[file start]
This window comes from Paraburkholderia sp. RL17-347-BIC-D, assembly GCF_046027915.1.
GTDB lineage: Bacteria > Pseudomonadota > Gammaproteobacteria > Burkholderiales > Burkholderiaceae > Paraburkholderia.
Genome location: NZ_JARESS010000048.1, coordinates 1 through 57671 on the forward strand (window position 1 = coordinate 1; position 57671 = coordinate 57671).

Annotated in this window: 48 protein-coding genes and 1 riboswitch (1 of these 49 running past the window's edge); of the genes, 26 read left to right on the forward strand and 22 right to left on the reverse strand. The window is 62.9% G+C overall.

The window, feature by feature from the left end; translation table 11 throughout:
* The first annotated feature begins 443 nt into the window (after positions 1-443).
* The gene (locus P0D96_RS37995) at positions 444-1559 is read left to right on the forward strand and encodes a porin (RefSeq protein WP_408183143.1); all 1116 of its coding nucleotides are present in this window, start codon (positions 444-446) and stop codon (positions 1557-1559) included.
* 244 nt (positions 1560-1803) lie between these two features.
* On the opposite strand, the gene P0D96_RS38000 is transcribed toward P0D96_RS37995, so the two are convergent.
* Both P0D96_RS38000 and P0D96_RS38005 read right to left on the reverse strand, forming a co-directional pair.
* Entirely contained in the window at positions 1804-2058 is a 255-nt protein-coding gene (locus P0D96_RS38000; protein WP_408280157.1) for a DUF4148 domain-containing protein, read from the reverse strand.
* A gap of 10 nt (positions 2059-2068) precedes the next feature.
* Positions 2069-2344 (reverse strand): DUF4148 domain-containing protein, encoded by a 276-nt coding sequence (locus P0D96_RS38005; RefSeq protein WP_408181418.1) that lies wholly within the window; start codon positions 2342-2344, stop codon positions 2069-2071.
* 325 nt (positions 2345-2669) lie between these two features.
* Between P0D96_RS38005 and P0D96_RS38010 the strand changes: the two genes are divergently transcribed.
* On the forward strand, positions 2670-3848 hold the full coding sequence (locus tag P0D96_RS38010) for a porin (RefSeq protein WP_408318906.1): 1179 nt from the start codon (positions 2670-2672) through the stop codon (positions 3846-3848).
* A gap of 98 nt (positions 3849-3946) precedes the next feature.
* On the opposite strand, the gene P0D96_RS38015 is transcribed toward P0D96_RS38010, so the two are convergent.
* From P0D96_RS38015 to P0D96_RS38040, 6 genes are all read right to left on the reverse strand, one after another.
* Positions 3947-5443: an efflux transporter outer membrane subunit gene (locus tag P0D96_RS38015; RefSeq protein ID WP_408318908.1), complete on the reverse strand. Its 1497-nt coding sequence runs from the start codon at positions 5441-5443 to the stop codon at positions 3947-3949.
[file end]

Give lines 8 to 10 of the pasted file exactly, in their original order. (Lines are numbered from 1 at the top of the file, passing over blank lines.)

* 244 nt (positions 1560-1803) lie between these two features.
* On the opposite strand, the gene P0D96_RS38000 is transcribed toward P0D96_RS37995, so the two are convergent.
* Both P0D96_RS38000 and P0D96_RS38005 read right to left on the reverse strand, forming a co-directional pair.